News Stories

Regulatory Project Manager Digs into Past to Update Critical List

Published July 18, 2018

When Regulatory Project Manager Ronnie Smith began to update the Wilmington District’s list of Navigable Waters of the U.S. last October, he had no idea of how overwhelming the task was going to be.  The last time the information had been updated was in 1965, and in a span of more than 50 years names of bodies of water have changed, and in some cases, no longer exist. 

   “I’ve been researching waters that are tidal in nature that are currently used or have been historically used for interstate commerce,” Smith said.  “Any work in navigable water bodies needs a permit, and every U.S. Army Corps of Engineers district is required to maintain a list of Navigable Waters of the United States.  We have a list that is from 1965 which is based off a list from 1940 which, in turn, appears to be based off of older lists and letters from the late 1800s.” 

   So began a tedious project of researching information from the past to match it to current information.  As easy as it is these days to simply click on a computer for instant information, Smith did not have that option.  He had to gather information from a series of historic books located in the Wilmington District library dated from the 1800s titled “Reports to the Chief of Engineers.”  In addition, he gathered information copied from House of Representatives and Senate documents dated from between the 1860s to the 1930s that are kept in the District office library.  There were few, if any, detailed Wilmington District reports from which to verify locations that he needed for the updated list.  His only solution was to cross-reference all available information.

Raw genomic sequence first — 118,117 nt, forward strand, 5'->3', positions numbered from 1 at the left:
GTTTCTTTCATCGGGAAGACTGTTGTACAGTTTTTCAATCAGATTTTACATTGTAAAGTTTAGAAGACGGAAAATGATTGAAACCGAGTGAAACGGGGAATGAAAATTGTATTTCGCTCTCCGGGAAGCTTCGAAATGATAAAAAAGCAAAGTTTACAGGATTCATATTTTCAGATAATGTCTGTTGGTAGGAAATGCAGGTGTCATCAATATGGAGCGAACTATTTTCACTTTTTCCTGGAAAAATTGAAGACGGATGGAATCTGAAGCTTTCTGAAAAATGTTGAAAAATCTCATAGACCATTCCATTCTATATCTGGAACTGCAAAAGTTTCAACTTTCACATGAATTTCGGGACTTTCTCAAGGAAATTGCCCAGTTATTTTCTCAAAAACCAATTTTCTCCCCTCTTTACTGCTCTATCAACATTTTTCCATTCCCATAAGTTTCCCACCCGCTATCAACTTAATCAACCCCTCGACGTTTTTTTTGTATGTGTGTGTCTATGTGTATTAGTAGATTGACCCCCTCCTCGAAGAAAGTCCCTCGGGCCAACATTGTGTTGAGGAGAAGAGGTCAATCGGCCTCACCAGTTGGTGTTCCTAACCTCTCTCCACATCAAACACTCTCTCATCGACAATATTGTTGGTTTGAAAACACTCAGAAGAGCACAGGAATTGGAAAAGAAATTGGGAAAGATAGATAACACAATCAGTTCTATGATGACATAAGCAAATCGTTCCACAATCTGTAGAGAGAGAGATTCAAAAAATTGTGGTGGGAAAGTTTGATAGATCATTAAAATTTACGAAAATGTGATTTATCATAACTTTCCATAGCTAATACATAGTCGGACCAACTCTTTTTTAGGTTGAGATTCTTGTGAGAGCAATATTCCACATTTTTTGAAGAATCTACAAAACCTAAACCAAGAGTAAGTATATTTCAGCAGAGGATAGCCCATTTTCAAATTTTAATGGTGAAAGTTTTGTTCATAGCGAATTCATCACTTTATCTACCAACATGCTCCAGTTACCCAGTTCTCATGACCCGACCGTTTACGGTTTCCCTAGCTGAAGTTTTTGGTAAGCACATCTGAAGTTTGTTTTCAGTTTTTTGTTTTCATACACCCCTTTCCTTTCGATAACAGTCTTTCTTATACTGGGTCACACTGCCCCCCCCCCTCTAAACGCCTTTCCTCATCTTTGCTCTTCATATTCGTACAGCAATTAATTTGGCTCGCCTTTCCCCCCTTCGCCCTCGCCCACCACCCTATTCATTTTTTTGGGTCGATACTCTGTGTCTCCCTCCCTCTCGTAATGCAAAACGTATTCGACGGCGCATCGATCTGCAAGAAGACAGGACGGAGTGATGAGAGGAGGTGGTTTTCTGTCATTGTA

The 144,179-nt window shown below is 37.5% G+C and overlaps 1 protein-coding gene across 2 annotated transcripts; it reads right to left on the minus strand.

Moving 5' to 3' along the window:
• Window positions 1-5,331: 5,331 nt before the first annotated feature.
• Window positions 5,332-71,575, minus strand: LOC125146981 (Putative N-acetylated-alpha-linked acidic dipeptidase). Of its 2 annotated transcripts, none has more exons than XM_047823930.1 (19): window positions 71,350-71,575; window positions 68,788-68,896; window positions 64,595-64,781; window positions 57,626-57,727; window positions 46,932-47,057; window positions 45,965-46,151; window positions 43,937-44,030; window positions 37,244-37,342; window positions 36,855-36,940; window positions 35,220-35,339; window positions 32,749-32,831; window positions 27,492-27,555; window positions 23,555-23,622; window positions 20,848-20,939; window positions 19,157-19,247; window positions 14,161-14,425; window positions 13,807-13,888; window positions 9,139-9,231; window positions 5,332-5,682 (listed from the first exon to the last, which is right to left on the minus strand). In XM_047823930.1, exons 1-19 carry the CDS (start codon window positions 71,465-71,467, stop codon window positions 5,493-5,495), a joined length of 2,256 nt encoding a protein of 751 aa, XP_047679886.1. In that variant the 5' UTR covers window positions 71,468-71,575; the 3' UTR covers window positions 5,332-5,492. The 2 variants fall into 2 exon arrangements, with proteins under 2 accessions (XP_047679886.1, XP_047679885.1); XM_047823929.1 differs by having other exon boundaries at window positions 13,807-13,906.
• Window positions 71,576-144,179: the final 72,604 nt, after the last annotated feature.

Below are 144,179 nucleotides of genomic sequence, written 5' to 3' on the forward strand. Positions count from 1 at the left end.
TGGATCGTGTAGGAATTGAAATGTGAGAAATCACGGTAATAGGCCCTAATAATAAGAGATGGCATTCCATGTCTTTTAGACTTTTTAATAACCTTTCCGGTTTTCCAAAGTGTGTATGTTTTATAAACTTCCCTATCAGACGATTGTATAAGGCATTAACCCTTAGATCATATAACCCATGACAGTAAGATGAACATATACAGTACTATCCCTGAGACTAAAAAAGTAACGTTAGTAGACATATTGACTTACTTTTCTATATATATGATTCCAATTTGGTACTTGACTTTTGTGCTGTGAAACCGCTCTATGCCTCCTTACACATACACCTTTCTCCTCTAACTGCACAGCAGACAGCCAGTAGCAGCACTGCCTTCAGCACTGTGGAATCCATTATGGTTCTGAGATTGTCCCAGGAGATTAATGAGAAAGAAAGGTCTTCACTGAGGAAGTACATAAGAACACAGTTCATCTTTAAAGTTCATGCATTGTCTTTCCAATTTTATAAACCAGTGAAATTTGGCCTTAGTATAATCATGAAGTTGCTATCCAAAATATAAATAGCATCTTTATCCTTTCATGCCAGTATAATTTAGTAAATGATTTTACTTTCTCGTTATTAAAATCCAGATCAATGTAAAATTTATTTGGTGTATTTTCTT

“Looking at the list from the 1960s the letters read one thing, and the other information read another,” he explained.  “It’s very inconsistent and you don’t know which information to go by.  For example, the Wilmington District list doesn’t contain any landmarks for reference.  It only reads ‘navigable for 32 miles’ whereas a letter from House documents reads ‘navigable for 29 miles to the bridge in Lillington.’ There are a lot more specifics in the letters.”

   Smith said that the project is like working a puzzle.  The old Wilmington District list has creek names that don’t exist anymore.  He said they were named in the late 1800s, but then were renamed something completely different years later.

   “It’s really interesting and sort of like detective work,” Smith said.  “You’re trying to find names or other information that doesn’t exist anymore.  I’m going back to maps from the 1800s thinking, ‘Oh! That creek used to be called this, but now it’s called that.’  When I look for information in the House documents there’s a lot of good detail about the amount of commerce on these particular water bodies, the numbers of vessels that used the waterways, the width and depth. The whole point was to see if it was beneficial for commerce.”

     The papers and books began piling up in Smith’s cubicle.  He developed his own system of sorting the books and documents for cross referencing.  He found that there was more detailed information in House documents because they described landmarks.

   “One document read that the head of a navigation point was at ‘32 miles at the railroad bridge near a town.’  I then determined that the list was referencing the document because they both have the same mileage number.  Now I had an identifiable location.   I could then go back and look at old maps and use GIS to trace the water body and map the water to a point that was written in a letter, document or annual report.”           

  Smith said that the accuracy of the information from existing technology used in the past tended to be off by as much as 10 miles, but that some areas were right on the mark. 

   “I couldn’t imagine going out on a boat and stringing along waypoints to measure the length and width of a river.  For the tools that they had back then some were pretty accurate.  It’s impressive.”  

   Smith is nearing the end of his monumental task.  The end result will be an up-to-date map and accurate list of all Navigable Waters of the U.S. within the boundaries of the Wilmington District. 

   “The project had to be done,” Smith said.  “Now we’ll be current, and all we have to do is click a mouse to make our work easier and get accurate information.”